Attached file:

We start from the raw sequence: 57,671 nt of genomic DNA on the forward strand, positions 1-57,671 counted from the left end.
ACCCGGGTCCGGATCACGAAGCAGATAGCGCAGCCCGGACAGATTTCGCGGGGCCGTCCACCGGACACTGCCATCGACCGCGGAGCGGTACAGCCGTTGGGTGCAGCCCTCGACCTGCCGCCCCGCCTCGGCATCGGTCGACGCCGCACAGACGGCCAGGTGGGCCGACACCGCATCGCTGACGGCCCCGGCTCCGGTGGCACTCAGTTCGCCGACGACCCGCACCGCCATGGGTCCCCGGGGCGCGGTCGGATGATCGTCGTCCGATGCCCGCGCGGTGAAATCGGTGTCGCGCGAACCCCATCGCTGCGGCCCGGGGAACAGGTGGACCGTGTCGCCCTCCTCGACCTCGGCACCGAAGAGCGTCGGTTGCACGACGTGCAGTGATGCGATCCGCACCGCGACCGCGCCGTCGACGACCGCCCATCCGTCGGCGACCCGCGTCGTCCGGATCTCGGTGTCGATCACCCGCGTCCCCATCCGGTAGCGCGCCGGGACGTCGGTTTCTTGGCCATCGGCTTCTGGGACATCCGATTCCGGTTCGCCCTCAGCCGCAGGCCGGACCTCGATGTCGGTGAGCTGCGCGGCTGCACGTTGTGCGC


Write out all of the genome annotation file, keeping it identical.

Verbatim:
We start from the raw sequence: 57,671 nt of genomic DNA on the forward strand, positions 1-57,671 counted from the left end.
ACCCGGGTCCGGATCACGAAGCAGATAGCGCAGCCCGGACAGATTTCGCGGGGCCGTCCACCGGACACTGCCATCGACCGCGGAGCGGTACAGCCGTTGGGTGCAGCCCTCGACCTGCCGCCCCGCCTCGGCATCGGTCGACGCCGCACAGACGGCCAGGTGGGCCGACACCGCATCGCTGACGGCCCCGGCTCCGGTGGCACTCAGTTCGCCGACGACCCGCACCGCCATGGGTCCCCGGGGCGCGGTCGGATGATCGTCGTCCGATGCCCGCGCGGTGAAATCGGTGTCGCGCGAACCCCATCGCTGCGGCCCGGGGAACAGGTGGACCGTGTCGCCCTCCTCGACCTCGGCACCGAAGAGCGTCGGTTGCACGACGTGCAGTGATGCGATCCGCACCGCGACCGCGCCGTCGACGACCGCCCATCCGTCGGCGACCCGCGTCGTCCGGATCTCGGTGTCGATCACCCGCGTCCCCATCCGGTAGCGCGCCGGGACGTCGGTTTCTTGGCCATCGGCTTCTGGGACATCCGATTCCGGTTCGCCCTCAGCCGCAGGCCGGACCTCGATGTCGGTGAGCTGCGCGGCTGCACGTTGTGCGC